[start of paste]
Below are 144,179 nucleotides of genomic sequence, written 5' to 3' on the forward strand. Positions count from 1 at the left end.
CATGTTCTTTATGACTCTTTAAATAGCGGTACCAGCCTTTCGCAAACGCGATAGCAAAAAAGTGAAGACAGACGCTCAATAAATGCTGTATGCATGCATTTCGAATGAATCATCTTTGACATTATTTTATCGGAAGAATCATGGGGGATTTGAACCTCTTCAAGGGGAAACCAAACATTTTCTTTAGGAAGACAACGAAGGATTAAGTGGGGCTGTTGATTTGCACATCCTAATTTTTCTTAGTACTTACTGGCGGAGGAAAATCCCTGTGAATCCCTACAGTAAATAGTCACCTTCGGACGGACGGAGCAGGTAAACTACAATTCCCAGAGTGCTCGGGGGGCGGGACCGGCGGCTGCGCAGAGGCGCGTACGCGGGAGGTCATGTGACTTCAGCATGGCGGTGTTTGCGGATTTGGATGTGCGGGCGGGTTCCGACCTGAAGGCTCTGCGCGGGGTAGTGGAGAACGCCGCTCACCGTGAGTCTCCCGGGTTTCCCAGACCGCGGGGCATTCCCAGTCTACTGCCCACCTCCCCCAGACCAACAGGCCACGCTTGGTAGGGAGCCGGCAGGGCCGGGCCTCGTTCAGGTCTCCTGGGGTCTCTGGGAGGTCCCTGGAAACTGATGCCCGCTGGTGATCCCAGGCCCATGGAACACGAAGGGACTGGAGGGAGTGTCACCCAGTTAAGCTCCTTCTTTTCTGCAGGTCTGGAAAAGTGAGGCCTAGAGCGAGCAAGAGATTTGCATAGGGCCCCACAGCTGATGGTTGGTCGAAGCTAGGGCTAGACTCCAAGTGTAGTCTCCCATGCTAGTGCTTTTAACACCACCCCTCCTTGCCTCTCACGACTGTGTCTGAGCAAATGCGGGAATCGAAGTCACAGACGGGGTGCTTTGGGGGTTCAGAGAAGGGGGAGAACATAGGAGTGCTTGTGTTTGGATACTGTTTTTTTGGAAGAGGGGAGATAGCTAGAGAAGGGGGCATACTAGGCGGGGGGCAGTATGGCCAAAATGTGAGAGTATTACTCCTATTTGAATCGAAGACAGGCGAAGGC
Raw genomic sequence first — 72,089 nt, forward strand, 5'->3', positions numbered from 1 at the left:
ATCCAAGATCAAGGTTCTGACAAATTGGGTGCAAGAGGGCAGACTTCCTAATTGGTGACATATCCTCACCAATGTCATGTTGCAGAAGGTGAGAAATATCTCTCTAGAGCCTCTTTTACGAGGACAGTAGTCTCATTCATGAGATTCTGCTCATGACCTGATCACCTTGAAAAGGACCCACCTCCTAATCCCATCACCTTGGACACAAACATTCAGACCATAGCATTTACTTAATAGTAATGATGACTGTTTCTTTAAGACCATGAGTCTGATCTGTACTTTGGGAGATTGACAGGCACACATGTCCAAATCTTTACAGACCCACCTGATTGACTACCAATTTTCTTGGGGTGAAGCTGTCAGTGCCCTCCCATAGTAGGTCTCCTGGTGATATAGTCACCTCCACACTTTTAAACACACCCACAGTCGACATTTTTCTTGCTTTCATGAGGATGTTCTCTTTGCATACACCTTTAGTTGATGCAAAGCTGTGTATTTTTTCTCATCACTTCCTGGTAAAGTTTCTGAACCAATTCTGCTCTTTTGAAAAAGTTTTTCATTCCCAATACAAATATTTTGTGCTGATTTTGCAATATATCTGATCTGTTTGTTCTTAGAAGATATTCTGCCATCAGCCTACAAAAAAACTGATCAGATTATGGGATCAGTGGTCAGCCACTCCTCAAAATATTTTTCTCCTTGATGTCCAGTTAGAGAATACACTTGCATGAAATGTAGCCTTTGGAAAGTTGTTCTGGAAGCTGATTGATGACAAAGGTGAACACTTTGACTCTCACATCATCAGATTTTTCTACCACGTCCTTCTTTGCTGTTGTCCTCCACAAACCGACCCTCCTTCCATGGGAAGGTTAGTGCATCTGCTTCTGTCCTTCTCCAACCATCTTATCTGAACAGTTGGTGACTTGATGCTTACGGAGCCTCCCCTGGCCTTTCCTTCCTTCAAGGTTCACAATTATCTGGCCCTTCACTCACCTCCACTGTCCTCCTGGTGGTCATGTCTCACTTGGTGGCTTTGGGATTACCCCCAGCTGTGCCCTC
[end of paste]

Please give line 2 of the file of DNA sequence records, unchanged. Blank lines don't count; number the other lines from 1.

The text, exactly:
CATGTTCTTTATGACTCTTTAAATAGCGGTACCAGCCTTTCGCAAACGCGATAGCAAAAAAGTGAAGACAGACGCTCAATAAATGCTGTATGCATGCATTTCGAATGAATCATCTTTGACATTATTTTATCGGAAGAATCATGGGGGATTTGAACCTCTTCAAGGGGAAACCAAACATTTTCTTTAGGAAGACAACGAAGGATTAAGTGGGGCTGTTGATTTGCACATCCTAATTTTTCTTAGTACTTACTGGCGGAGGAAAATCCCTGTGAATCCCTACAGTAAATAGTCACCTTCGGACGGACGGAGCAGGTAAACTACAATTCCCAGAGTGCTCGGGGGGCGGGACCGGCGGCTGCGCAGAGGCGCGTACGCGGGAGGTCATGTGACTTCAGCATGGCGGTGTTTGCGGATTTGGATGTGCGGGCGGGTTCCGACCTGAAGGCTCTGCGCGGGGTAGTGGAGAACGCCGCTCACCGTGAGTCTCCCGGGTTTCCCAGACCGCGGGGCATTCCCAGTCTACTGCCCACCTCCCCCAGACCAACAGGCCACGCTTGGTAGGGAGCCGGCAGGGCCGGGCCTCGTTCAGGTCTCCTGGGGTCTCTGGGAGGTCCCTGGAAACTGATGCCCGCTGGTGATCCCAGGCCCATGGAACACGAAGGGACTGGAGGGAGTGTCACCCAGTTAAGCTCCTTCTTTTCTGCAGGTCTGGAAAAGTGAGGCCTAGAGCGAGCAAGAGATTTGCATAGGGCCCCACAGCTGATGGTTGGTCGAAGCTAGGGCTAGACTCCAAGTGTAGTCTCCCATGCTAGTGCTTTTAACACCACCCCTCCTTGCCTCTCACGACTGTGTCTGAGCAAATGCGGGAATCGAAGTCACAGACGGGGTGCTTTGGGGGTTCAGAGAAGGGGGAGAACATAGGAGTGCTTGTGTTTGGATACTGTTTTTTTGGAAGAGGGGAGATAGCTAGAGAAGGGGGCATACTAGGCGGGGGGCAGTATGGCCAAAATGTGAGAGTATTACTCCTATTTGAATCGAAGACAGGCGAAGGC